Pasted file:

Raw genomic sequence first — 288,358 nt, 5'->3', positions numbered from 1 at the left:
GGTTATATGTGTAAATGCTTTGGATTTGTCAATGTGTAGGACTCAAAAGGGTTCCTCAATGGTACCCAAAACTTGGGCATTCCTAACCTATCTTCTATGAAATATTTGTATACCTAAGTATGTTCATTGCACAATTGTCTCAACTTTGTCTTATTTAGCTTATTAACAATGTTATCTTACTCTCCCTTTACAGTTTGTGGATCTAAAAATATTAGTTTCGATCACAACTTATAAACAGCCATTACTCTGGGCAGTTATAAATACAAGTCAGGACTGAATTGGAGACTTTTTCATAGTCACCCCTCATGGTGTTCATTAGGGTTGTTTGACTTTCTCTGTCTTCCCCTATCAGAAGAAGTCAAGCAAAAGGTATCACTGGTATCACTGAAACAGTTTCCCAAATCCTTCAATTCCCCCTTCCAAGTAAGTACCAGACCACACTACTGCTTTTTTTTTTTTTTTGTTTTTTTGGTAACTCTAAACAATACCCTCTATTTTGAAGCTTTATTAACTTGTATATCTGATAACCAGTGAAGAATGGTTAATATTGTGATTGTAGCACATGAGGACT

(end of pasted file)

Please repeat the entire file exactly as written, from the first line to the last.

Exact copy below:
Raw genomic sequence first — 288,358 nt, 5'->3', positions numbered from 1 at the left:
GGTTATATGTGTAAATGCTTTGGATTTGTCAATGTGTAGGACTCAAAAGGGTTCCTCAATGGTACCCAAAACTTGGGCATTCCTAACCTATCTTCTATGAAATATTTGTATACCTAAGTATGTTCATTGCACAATTGTCTCAACTTTGTCTTATTTAGCTTATTAACAATGTTATCTTACTCTCCCTTTACAGTTTGTGGATCTAAAAATATTAGTTTCGATCACAACTTATAAACAGCCATTACTCTGGGCAGTTATAAATACAAGTCAGGACTGAATTGGAGACTTTTTCATAGTCACCCCTCATGGTGTTCATTAGGGTTGTTTGACTTTCTCTGTCTTCCCCTATCAGAAGAAGTCAAGCAAAAGGTATCACTGGTATCACTGAAACAGTTTCCCAAATCCTTCAATTCCCCCTTCCAAGTAAGTACCAGACCACACTACTGCTTTTTTTTTTTTTTTGTTTTTTTGGTAACTCTAAACAATACCCTCTATTTTGAAGCTTTATTAACTTGTATATCTGATAACCAGTGAAGAATGGTTAATATTGTGATTGTAGCACATGAGGACT